Spinal cord stimulation helps with mobility after stroke, researchers say

[Screenshot obtained from Pitt video demonstration]

Researchers at the University of Pittsburgh and Carnegie Mellon University say spinal cord stimulation could improve arm and hand mobility.

This neurotechnology instantly improves arm and hand mobility in those affected by stroke. It could allow those affected by moderate to severe stroke to conduct normal daily activities more easily.

The researchers published their report in Nature Medicine.

According to a news story on the Pitt website, the researchers used a pair of thin, metal electrodes. They implant the electrodes, which resemble strands of spaghetti, along the neck. These electrodes engage intact neural circuits, allowing stroke patients to fully open and close their fist. Patients also may lift their arm above their head or use a fork and knife to cut a piece of steak.

“We discovered that electrical stimulation of specific spinal …

Read more
  • 0

Paralyzed patients walk, swim and cycle with spinal cord neuromodulation implant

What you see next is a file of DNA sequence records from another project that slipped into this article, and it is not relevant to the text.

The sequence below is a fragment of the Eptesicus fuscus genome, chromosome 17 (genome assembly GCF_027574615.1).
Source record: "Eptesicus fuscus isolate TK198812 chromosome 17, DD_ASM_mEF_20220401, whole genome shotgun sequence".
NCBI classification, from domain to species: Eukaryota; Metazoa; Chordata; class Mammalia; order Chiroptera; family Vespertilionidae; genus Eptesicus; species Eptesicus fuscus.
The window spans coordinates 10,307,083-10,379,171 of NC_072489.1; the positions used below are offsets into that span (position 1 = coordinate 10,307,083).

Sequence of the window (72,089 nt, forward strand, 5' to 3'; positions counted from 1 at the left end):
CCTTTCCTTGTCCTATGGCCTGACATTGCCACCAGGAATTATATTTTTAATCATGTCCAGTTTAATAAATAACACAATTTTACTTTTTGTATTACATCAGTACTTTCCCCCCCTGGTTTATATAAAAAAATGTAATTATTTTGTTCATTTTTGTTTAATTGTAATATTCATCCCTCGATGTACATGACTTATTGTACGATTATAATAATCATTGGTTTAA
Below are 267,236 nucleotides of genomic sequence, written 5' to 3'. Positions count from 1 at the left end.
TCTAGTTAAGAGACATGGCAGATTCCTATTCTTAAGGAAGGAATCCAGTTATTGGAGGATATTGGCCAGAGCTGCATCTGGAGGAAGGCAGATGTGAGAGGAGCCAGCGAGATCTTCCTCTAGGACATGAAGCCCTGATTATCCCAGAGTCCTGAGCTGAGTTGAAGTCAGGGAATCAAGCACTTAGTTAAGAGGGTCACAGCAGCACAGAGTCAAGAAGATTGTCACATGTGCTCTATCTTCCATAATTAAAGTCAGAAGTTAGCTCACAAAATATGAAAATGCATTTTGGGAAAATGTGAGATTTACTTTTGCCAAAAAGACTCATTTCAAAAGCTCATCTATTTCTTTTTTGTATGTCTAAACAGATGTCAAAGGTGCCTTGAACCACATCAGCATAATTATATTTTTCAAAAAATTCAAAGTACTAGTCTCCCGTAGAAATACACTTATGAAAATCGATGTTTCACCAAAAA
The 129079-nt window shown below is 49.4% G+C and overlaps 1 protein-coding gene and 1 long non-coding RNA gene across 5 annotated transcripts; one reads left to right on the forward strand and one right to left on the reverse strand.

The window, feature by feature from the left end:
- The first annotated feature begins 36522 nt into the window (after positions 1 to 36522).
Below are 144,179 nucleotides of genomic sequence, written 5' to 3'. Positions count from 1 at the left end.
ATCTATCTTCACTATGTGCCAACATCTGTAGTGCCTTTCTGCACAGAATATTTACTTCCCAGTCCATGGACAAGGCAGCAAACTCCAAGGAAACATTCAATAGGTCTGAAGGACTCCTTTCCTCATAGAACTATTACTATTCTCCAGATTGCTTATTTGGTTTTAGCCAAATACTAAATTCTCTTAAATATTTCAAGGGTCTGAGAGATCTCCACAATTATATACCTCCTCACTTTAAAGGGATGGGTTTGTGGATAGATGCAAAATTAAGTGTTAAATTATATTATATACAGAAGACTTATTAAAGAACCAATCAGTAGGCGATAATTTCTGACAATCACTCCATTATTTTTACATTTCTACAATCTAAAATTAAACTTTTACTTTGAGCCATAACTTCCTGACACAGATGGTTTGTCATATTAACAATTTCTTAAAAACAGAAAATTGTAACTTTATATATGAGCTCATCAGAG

The spinal cord stimulating electrodes are implanted directly on the spinal cord, below the vertebrae. [Image courtesy of the Swiss Federal Institute of Technology in Lausanne]

The latest iteration of a spinal cord stimulation implant has allowed three paralyzed patients to take steps independently on a treadmill within a day of their device’s activation, and to stand, walk, swim and even pedal a bicycle after five months of rehab.

In 2018, the technology helped a patient get out of his wheelchair and walk after being paralyzed by a partial spinal cord injury, but the latest results helped three men with complete spinal cord injuries walk again beyond the walls of the lab.

“Our stimulation algorithms are still based on imitating nature,” system co-developer Grégoire Courtine, a professor at the Swiss Federal Institute of Technology in Lausanne, said today in a news release. “And our new, soft impla…

Read more
  • 0